We’re back in a bull market, but it’s not close to being the same type of bull market that we saw from mid-2020 to early 2021. Obviously, unlike in that period, the vast majority of stocks aren’t rallying now, and meme stocks aren’t routinely soaring by a few hundred percent over a month or two. In fact, as we saw from the recent Bed Bath and Beyond (OTCMKTS:BBBYQ) debacle, investing in meme stocks can be very dangerous at this point. Moreover, with most consumers’ stimulus money now gone and college loan payments resuming later this summer, I think we’ll witness quite a few more meme stock crashes in the coming months.
But in the stock market, one person’s woes can be another person’s profit. In other words, investors can make money by betting on meme stock crashes that will occur down the road. Indeed, I’m short selling two meme stocks that are featured in this column in an effort to do just that.
If you’re a risk-tolerant investor looking for stocks to sell short, consider short selling one or two of these meme stocks.
But given Cohen’s history with Bed Bath & Beyond, the news actually made me more bearish on GME. Specifically, a few days after Cohen’s investment company reported last August that it had obtained call options on 1.67 million shares of Bed Bath & Beyond, sparking a rally in the shares, Cohen’s firm unloaded all of its bullish bets on the company.
As a result, I believe that the recent disclosure of Cohen’s purchase of GME’s shares could foreshadow a similar dumping of the retailer’s stock by the multi-billionaire.
Supporting my thesis, on June 15 GME had already dropped as much as 5% below the high that it had reached after Cohen’s share purchase was disclosed.
But more importantly, as I’ve stated in the past, I believe that the company’s decision to largely give up on its efforts to build up its e-commerce business was a horrible move that will result in it shortly being one of the meme stock crashes.
After the SEC sued Coinbase (NASDAQ:COIN) on June 6, in line with my previous thesis on the name, Forbes columnist Kenneth Rapoza theorizes that the lawsuit is likely to “upend exchanges as they are now.”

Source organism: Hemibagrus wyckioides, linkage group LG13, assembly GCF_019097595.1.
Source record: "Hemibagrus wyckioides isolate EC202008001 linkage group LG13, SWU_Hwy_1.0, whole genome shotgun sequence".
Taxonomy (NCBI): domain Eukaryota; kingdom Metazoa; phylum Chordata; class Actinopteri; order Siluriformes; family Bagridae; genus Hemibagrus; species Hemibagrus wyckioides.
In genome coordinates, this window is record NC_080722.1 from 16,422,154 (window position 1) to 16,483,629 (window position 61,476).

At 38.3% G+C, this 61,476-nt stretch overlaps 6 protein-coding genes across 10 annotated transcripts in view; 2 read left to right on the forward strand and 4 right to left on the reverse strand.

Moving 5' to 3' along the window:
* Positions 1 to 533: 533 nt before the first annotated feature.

I agree with that. Since the lawsuit contends that Coinbase can’t legally be a broker of trades involving most cryptos and operate a crypto exchange at the same time, the company is probably going to have to give up one of those businesses, greatly reducing its revenue and causing its already high losses to surge tremendously.
Moreover, in all probability, the lawsuit by the SEC in the near term is going to have a huge, chilling effect on Coinbase’s business. That’s because many retail traders and institutions probably are not going to want to have anything to do with an exchange that has been sued by Washington.
As if all that wasn’t enough, Coinbase has yet another big, long-term threat. Specifically, the firm was hit with a “show cause” order by 11 states earlier this month. Under the order, which was issued June 6, Coinbase has 28 days to produce evidence that it “should not be directed to cease and desist from selling cryptocurrencies in those states.”
Two of the country’s most populous states — California and Illinois — are among the litigants. Moreover, I don’t know too much about operating websites, but I imagine that preventing consumers in certain states from accessing a website could be a logistical nightmare.
Despite all these problems and threats, COIN stock is ludicrously still trading at an elevated valuation of 4.35 times its sales over the 12 months that ended in March.
In the first quarter, U.S. movie theaters’ revenue was still 25% below 2019 levels — and movie theaters were far from a great business in 2019, when the Netflix (NASDAQ:NFLX) phenomenon had already become quite prevalent.
While hit movies could bring movie sales on par with or even slightly above 2019 levels for a month or two at a time, such a trend is unlikely to last for significant periods. Unless somebody comes up with a brilliant idea to reinvent movies and/or theaters, the theater business will, in all probability, remain a terrible one for the foreseeable future.
Given those points, it’s far from surprising that, despite AMC’s (NYSE:AMC) revenue climbing 21.5% year-over-year last quarter, it still used nearly $190 million of cash to fund its operating activities last quarter.
Despite all of its problems, the company’s enterprise value/EBITDA ratio is still a fairly hefty 3.26. Moreover, as of the end of Q1, it had $496 million of cash but a huge $9.66 billion of debt.
On the date of publication, Larry Ramer was short COIN and GME. The opinions expressed in this article are those of the writer, subject to the InvestorPlace.com Publishing Guidelines.